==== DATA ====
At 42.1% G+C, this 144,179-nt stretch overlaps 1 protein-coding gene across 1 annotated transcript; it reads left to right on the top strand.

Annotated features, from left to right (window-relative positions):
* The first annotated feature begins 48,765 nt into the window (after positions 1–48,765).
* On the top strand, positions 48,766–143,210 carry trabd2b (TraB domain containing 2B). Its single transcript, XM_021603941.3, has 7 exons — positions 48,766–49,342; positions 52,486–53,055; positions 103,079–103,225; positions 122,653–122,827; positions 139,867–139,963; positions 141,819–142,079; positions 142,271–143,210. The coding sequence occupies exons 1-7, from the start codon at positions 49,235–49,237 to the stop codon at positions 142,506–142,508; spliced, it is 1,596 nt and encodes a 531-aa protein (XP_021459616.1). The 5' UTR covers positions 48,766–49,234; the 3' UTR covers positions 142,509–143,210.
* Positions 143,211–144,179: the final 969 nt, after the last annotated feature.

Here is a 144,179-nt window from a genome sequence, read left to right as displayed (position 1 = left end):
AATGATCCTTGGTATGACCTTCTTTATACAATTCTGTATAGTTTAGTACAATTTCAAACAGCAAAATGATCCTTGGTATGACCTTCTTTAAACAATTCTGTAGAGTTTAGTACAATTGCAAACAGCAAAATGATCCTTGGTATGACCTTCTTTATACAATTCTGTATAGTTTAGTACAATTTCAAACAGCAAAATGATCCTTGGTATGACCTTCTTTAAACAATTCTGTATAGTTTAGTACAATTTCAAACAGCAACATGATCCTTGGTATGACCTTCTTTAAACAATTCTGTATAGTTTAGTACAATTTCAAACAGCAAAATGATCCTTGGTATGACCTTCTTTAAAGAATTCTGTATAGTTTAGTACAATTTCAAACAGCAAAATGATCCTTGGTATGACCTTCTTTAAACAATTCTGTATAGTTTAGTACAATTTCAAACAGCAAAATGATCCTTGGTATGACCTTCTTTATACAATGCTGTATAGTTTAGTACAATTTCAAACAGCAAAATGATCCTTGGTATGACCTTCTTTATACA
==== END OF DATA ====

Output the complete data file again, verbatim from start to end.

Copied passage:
At 42.1% G+C, this 144,179-nt stretch overlaps 1 protein-coding gene across 1 annotated transcript; it reads left to right on the top strand.

Annotated features, from left to right (window-relative positions):
* The first annotated feature begins 48,765 nt into the window (after positions 1–48,765).
* On the top strand, positions 48,766–143,210 carry trabd2b (TraB domain containing 2B). Its single transcript, XM_021603941.3, has 7 exons — positions 48,766–49,342; positions 52,486–53,055; positions 103,079–103,225; positions 122,653–122,827; positions 139,867–139,963; positions 141,819–142,079; positions 142,271–143,210. The coding sequence occupies exons 1-7, from the start codon at positions 49,235–49,237 to the stop codon at positions 142,506–142,508; spliced, it is 1,596 nt and encodes a 531-aa protein (XP_021459616.1). The 5' UTR covers positions 48,766–49,234; the 3' UTR covers positions 142,509–143,210.
* Positions 143,211–144,179: the final 969 nt, after the last annotated feature.

Here is a 144,179-nt window from a genome sequence, read left to right as displayed (position 1 = left end):
AATGATCCTTGGTATGACCTTCTTTATACAATTCTGTATAGTTTAGTACAATTTCAAACAGCAAAATGATCCTTGGTATGACCTTCTTTAAACAATTCTGTAGAGTTTAGTACAATTGCAAACAGCAAAATGATCCTTGGTATGACCTTCTTTATACAATTCTGTATAGTTTAGTACAATTTCAAACAGCAAAATGATCCTTGGTATGACCTTCTTTAAACAATTCTGTATAGTTTAGTACAATTTCAAACAGCAACATGATCCTTGGTATGACCTTCTTTAAACAATTCTGTATAGTTTAGTACAATTTCAAACAGCAAAATGATCCTTGGTATGACCTTCTTTAAAGAATTCTGTATAGTTTAGTACAATTTCAAACAGCAAAATGATCCTTGGTATGACCTTCTTTAAACAATTCTGTATAGTTTAGTACAATTTCAAACAGCAAAATGATCCTTGGTATGACCTTCTTTATACAATGCTGTATAGTTTAGTACAATTTCAAACAGCAAAATGATCCTTGGTATGACCTTCTTTATACA